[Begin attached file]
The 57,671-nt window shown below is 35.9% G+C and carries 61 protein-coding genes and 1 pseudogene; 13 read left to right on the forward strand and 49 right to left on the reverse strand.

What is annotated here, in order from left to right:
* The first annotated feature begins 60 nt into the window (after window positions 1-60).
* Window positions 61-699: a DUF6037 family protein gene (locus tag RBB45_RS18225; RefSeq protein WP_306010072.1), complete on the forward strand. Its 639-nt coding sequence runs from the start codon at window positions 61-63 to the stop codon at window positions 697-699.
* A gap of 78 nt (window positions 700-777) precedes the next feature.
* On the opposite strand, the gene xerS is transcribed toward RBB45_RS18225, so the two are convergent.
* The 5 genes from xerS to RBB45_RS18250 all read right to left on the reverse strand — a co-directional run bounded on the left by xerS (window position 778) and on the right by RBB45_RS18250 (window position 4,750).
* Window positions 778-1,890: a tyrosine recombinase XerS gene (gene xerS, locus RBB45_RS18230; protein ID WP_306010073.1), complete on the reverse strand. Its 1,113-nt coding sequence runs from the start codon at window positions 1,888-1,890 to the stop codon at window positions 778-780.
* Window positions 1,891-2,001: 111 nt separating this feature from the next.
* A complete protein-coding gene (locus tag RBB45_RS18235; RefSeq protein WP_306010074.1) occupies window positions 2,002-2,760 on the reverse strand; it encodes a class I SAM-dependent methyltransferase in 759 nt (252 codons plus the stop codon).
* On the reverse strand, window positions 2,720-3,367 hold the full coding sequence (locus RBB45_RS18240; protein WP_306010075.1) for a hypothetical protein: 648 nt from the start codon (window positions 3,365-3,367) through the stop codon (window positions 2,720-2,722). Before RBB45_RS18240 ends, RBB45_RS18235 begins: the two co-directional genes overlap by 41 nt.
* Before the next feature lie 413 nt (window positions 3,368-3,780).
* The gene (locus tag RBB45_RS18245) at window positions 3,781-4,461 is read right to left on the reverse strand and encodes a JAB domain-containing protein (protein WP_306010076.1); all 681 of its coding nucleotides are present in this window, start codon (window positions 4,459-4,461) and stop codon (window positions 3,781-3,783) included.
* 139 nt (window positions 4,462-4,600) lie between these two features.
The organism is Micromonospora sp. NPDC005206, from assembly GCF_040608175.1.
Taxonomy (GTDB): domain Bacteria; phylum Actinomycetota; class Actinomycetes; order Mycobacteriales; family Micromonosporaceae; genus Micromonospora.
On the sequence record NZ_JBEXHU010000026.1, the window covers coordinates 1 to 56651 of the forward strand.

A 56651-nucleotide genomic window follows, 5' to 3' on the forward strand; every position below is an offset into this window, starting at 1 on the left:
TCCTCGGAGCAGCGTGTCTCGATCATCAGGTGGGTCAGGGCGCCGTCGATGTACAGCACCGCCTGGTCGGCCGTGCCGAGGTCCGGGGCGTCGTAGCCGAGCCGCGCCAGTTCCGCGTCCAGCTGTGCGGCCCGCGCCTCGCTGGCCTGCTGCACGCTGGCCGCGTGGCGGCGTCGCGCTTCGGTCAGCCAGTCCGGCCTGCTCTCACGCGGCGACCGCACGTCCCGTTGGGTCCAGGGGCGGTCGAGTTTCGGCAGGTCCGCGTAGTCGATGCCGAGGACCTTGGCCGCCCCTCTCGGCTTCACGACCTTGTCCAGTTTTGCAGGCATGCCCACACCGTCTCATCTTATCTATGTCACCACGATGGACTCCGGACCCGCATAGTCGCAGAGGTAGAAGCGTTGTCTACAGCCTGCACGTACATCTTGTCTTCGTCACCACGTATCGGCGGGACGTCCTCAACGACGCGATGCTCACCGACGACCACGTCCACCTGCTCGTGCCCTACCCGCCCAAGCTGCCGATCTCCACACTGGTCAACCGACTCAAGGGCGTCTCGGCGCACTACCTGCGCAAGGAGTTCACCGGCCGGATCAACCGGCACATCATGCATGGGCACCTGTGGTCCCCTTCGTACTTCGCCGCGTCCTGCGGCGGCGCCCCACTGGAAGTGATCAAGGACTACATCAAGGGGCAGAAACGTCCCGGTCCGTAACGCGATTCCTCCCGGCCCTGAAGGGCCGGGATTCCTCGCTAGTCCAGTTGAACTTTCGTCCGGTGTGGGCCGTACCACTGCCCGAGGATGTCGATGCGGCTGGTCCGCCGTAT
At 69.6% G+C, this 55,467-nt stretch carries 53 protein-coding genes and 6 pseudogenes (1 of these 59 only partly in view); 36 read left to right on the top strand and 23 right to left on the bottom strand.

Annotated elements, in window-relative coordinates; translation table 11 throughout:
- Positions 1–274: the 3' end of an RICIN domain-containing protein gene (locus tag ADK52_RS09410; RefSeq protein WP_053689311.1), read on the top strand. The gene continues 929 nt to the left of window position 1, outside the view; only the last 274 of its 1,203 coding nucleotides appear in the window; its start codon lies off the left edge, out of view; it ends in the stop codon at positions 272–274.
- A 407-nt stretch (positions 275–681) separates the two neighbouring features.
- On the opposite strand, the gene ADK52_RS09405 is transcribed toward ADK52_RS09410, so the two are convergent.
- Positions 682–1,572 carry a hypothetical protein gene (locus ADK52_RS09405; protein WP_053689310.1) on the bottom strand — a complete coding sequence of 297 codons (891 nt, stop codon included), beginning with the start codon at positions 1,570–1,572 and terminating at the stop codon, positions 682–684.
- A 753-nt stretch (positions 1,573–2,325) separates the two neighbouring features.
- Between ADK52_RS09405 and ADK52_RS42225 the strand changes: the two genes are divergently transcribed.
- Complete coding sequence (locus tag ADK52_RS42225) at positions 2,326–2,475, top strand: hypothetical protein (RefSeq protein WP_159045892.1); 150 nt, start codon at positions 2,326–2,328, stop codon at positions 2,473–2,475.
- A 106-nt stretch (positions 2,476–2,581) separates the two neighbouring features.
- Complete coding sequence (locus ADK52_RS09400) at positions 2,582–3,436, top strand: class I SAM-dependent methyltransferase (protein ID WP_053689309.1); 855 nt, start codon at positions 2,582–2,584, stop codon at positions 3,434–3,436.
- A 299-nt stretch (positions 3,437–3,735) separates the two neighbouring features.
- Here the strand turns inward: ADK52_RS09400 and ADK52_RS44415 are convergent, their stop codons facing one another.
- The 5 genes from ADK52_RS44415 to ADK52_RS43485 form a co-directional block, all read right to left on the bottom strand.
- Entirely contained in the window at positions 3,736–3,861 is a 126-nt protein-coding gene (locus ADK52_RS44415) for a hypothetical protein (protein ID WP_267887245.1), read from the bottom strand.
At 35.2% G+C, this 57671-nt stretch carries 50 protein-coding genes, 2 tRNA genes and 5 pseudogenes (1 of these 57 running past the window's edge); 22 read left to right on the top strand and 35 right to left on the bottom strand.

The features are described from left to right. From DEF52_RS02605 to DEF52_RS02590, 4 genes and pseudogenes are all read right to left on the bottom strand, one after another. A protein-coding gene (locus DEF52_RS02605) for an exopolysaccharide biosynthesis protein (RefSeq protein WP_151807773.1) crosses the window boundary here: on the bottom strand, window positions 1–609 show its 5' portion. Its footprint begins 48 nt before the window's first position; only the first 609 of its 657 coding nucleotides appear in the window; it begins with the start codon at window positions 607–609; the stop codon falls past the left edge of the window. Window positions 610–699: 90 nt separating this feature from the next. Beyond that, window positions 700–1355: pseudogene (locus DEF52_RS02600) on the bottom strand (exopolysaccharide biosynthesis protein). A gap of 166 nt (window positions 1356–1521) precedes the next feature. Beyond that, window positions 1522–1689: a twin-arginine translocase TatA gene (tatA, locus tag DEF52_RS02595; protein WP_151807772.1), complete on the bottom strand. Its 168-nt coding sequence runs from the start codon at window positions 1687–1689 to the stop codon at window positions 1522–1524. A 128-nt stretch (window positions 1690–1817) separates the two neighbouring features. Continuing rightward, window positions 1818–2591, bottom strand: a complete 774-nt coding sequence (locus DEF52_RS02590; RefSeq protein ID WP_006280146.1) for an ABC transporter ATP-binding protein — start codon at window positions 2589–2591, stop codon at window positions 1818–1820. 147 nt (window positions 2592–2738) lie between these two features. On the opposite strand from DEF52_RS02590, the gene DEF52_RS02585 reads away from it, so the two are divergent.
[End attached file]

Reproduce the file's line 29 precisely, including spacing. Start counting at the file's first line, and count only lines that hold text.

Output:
- A 106-nt stretch (positions 2,476–2,581) separates the two neighbouring features.